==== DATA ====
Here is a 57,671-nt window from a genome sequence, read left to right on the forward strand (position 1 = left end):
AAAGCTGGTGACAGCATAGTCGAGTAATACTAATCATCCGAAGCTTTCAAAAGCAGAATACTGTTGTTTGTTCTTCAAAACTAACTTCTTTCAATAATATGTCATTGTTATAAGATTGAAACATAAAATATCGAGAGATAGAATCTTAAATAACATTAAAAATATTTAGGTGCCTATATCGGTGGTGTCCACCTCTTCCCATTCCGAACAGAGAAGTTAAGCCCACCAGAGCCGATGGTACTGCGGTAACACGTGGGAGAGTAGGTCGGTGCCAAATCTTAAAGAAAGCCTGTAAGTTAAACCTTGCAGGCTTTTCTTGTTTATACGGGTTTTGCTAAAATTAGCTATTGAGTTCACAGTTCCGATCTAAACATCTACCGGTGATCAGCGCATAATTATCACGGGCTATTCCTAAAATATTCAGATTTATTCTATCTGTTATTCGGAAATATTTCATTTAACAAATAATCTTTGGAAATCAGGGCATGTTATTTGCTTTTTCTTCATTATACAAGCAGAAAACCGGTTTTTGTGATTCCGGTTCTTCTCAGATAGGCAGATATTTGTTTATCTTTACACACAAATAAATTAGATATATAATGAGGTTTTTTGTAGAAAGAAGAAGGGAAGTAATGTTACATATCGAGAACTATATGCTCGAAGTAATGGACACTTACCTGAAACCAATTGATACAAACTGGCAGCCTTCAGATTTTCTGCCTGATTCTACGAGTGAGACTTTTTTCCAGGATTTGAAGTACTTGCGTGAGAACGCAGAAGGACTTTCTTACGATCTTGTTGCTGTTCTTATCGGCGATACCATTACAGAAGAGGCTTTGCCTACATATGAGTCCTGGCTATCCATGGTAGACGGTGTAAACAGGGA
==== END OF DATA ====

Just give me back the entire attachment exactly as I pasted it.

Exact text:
Here is a 57,671-nt window from a genome sequence, read left to right on the forward strand (position 1 = left end):
AAAGCTGGTGACAGCATAGTCGAGTAATACTAATCATCCGAAGCTTTCAAAAGCAGAATACTGTTGTTTGTTCTTCAAAACTAACTTCTTTCAATAATATGTCATTGTTATAAGATTGAAACATAAAATATCGAGAGATAGAATCTTAAATAACATTAAAAATATTTAGGTGCCTATATCGGTGGTGTCCACCTCTTCCCATTCCGAACAGAGAAGTTAAGCCCACCAGAGCCGATGGTACTGCGGTAACACGTGGGAGAGTAGGTCGGTGCCAAATCTTAAAGAAAGCCTGTAAGTTAAACCTTGCAGGCTTTTCTTGTTTATACGGGTTTTGCTAAAATTAGCTATTGAGTTCACAGTTCCGATCTAAACATCTACCGGTGATCAGCGCATAATTATCACGGGCTATTCCTAAAATATTCAGATTTATTCTATCTGTTATTCGGAAATATTTCATTTAACAAATAATCTTTGGAAATCAGGGCATGTTATTTGCTTTTTCTTCATTATACAAGCAGAAAACCGGTTTTTGTGATTCCGGTTCTTCTCAGATAGGCAGATATTTGTTTATCTTTACACACAAATAAATTAGATATATAATGAGGTTTTTTGTAGAAAGAAGAAGGGAAGTAATGTTACATATCGAGAACTATATGCTCGAAGTAATGGACACTTACCTGAAACCAATTGATACAAACTGGCAGCCTTCAGATTTTCTGCCTGATTCTACGAGTGAGACTTTTTTCCAGGATTTGAAGTACTTGCGTGAGAACGCAGAAGGACTTTCTTACGATCTTGTTGCTGTTCTTATCGGCGATACCATTACAGAAGAGGCTTTGCCTACATATGAGTCCTGGCTATCCATGGTAGACGGTGTAAACAGGGA